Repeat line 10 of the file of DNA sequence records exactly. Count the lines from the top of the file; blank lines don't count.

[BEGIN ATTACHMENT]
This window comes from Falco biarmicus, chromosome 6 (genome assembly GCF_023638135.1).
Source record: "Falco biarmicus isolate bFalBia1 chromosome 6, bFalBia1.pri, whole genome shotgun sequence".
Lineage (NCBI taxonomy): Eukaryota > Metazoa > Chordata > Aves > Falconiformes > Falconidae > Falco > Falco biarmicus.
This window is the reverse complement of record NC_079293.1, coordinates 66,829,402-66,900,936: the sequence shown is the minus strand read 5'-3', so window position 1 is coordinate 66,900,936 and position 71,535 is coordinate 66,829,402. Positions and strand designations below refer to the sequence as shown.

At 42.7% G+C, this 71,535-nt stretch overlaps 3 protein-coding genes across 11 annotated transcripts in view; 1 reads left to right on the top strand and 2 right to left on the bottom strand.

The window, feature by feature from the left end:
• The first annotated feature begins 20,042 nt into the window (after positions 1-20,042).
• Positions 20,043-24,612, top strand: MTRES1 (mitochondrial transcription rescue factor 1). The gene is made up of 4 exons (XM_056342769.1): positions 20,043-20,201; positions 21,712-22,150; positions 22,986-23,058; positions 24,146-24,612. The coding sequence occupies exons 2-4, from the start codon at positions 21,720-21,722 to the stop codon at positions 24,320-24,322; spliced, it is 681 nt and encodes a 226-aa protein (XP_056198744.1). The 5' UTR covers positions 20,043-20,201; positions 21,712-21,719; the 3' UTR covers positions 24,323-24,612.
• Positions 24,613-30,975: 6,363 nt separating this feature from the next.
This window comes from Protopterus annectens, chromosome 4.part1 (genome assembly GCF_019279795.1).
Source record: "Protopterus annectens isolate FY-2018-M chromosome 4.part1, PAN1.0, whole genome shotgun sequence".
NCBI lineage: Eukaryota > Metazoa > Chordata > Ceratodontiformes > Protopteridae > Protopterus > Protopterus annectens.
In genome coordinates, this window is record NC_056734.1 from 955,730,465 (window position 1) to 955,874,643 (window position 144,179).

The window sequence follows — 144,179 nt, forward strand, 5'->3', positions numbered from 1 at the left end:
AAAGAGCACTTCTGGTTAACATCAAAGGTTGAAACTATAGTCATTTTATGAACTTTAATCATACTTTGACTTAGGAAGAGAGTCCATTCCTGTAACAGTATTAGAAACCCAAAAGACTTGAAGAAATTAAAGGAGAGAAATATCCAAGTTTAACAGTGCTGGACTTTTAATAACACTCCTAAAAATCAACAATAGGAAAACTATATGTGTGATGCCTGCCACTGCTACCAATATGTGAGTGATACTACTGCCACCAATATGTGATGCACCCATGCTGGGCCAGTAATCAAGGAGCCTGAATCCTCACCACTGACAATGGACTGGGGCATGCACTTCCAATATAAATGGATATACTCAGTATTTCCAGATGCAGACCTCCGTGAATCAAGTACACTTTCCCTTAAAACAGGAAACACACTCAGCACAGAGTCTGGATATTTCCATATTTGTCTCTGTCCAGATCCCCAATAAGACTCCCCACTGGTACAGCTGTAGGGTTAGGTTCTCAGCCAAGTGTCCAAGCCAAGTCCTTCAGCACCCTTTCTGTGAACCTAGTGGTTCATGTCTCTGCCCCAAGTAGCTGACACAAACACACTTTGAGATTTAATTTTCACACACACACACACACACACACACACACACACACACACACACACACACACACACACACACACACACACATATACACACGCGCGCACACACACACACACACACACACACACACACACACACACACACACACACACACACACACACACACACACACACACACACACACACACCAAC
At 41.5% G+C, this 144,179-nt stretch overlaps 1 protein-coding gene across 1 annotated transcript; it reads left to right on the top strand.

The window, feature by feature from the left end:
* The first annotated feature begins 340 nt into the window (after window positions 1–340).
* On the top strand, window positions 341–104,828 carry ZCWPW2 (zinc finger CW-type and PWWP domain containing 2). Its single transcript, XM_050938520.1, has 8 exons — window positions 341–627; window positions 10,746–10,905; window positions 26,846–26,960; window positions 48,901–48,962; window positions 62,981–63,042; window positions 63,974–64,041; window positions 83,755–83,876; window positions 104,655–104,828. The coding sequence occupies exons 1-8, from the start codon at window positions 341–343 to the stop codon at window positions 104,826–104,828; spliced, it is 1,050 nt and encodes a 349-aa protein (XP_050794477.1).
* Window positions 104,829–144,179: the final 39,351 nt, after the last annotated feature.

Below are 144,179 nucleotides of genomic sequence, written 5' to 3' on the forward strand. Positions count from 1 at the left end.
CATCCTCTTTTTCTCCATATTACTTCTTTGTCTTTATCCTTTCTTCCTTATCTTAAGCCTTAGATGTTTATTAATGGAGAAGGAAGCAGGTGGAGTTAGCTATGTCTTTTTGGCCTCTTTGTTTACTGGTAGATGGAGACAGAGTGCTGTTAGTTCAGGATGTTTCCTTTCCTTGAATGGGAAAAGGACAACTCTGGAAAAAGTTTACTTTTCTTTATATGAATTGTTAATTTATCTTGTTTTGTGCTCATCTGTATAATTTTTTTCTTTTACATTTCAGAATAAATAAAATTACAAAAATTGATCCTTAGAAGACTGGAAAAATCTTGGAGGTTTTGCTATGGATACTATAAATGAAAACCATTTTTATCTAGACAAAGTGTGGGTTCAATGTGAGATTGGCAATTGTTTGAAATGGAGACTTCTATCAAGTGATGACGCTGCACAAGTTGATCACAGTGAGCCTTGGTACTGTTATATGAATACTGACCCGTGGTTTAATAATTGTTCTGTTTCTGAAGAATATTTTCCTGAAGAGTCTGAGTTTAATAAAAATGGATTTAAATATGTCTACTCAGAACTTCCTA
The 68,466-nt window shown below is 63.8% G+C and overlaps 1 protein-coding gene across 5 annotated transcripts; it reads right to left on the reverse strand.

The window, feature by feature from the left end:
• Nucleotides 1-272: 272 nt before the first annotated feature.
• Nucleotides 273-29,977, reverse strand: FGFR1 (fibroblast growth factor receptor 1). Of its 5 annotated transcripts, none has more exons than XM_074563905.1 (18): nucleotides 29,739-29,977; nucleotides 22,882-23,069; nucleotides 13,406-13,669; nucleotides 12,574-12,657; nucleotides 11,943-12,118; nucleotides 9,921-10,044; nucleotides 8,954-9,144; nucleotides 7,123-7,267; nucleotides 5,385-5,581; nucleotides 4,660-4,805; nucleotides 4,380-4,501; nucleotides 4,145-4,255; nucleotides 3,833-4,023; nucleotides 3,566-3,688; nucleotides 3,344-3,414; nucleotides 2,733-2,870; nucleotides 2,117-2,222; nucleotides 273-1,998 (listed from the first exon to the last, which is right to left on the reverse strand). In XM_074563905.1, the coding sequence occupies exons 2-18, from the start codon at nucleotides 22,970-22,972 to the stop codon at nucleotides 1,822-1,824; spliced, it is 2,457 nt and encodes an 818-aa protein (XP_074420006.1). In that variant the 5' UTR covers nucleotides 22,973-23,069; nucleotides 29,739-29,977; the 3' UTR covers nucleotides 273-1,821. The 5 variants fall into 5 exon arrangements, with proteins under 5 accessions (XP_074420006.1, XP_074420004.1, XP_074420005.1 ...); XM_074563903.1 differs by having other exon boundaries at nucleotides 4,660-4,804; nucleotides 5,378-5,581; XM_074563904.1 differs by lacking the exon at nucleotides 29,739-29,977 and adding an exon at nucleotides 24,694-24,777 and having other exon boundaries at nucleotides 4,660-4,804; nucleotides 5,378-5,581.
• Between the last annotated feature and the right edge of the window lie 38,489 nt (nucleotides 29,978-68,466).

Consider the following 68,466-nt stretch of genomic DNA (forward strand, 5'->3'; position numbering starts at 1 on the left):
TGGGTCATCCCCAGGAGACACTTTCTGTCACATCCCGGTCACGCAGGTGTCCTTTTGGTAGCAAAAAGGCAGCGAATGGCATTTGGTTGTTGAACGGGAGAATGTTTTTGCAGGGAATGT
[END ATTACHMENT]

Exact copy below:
This window comes from Protopterus annectens, chromosome 4.part1 (genome assembly GCF_019279795.1).